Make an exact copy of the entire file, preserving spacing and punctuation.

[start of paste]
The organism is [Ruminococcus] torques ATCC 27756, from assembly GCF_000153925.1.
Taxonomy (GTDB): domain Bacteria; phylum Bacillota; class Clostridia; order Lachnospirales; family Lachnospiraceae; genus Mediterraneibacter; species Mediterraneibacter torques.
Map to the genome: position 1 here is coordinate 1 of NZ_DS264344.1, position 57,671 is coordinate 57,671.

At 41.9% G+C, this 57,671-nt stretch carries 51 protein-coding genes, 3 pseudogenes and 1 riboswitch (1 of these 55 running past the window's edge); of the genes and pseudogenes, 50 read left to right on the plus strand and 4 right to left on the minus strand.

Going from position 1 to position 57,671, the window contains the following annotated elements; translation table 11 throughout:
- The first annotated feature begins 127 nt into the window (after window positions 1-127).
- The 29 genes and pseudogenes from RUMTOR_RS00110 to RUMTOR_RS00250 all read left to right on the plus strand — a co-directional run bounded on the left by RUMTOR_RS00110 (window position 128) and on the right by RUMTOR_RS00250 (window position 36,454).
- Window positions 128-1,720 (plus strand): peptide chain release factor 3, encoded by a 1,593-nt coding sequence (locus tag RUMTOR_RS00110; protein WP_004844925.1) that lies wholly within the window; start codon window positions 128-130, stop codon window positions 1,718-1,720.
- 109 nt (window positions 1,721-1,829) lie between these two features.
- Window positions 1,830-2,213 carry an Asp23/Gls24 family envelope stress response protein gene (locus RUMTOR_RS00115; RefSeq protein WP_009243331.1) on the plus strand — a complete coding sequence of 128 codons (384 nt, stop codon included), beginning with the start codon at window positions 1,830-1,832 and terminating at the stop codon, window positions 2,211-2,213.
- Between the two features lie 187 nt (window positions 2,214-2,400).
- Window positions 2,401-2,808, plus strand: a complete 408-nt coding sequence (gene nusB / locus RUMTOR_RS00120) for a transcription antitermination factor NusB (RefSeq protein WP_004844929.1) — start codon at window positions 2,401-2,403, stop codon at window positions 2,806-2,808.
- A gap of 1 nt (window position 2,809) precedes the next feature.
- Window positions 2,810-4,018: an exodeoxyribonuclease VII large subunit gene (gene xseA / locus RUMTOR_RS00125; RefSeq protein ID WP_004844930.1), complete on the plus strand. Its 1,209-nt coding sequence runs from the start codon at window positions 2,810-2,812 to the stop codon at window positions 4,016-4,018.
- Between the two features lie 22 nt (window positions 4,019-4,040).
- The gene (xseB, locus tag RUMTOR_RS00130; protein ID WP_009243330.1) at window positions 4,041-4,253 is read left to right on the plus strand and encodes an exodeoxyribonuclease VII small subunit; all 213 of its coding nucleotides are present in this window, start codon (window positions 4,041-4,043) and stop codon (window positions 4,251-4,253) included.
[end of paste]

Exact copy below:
The organism is [Ruminococcus] torques ATCC 27756, from assembly GCF_000153925.1.
Taxonomy (GTDB): domain Bacteria; phylum Bacillota; class Clostridia; order Lachnospirales; family Lachnospiraceae; genus Mediterraneibacter; species Mediterraneibacter torques.
Map to the genome: position 1 here is coordinate 1 of NZ_DS264344.1, position 57,671 is coordinate 57,671.

At 41.9% G+C, this 57,671-nt stretch carries 51 protein-coding genes, 3 pseudogenes and 1 riboswitch (1 of these 55 running past the window's edge); of the genes and pseudogenes, 50 read left to right on the plus strand and 4 right to left on the minus strand.

Going from position 1 to position 57,671, the window contains the following annotated elements; translation table 11 throughout:
- The first annotated feature begins 127 nt into the window (after window positions 1-127).
- The 29 genes and pseudogenes from RUMTOR_RS00110 to RUMTOR_RS00250 all read left to right on the plus strand — a co-directional run bounded on the left by RUMTOR_RS00110 (window position 128) and on the right by RUMTOR_RS00250 (window position 36,454).
- Window positions 128-1,720 (plus strand): peptide chain release factor 3, encoded by a 1,593-nt coding sequence (locus tag RUMTOR_RS00110; protein WP_004844925.1) that lies wholly within the window; start codon window positions 128-130, stop codon window positions 1,718-1,720.
- 109 nt (window positions 1,721-1,829) lie between these two features.
- Window positions 1,830-2,213 carry an Asp23/Gls24 family envelope stress response protein gene (locus RUMTOR_RS00115; RefSeq protein WP_009243331.1) on the plus strand — a complete coding sequence of 128 codons (384 nt, stop codon included), beginning with the start codon at window positions 1,830-1,832 and terminating at the stop codon, window positions 2,211-2,213.
- Between the two features lie 187 nt (window positions 2,214-2,400).
- Window positions 2,401-2,808, plus strand: a complete 408-nt coding sequence (gene nusB / locus RUMTOR_RS00120) for a transcription antitermination factor NusB (RefSeq protein WP_004844929.1) — start codon at window positions 2,401-2,403, stop codon at window positions 2,806-2,808.
- A gap of 1 nt (window position 2,809) precedes the next feature.
- Window positions 2,810-4,018: an exodeoxyribonuclease VII large subunit gene (gene xseA / locus RUMTOR_RS00125; RefSeq protein ID WP_004844930.1), complete on the plus strand. Its 1,209-nt coding sequence runs from the start codon at window positions 2,810-2,812 to the stop codon at window positions 4,016-4,018.
- Between the two features lie 22 nt (window positions 4,019-4,040).
- The gene (xseB, locus tag RUMTOR_RS00130; protein ID WP_009243330.1) at window positions 4,041-4,253 is read left to right on the plus strand and encodes an exodeoxyribonuclease VII small subunit; all 213 of its coding nucleotides are present in this window, start codon (window positions 4,041-4,043) and stop codon (window positions 4,251-4,253) included.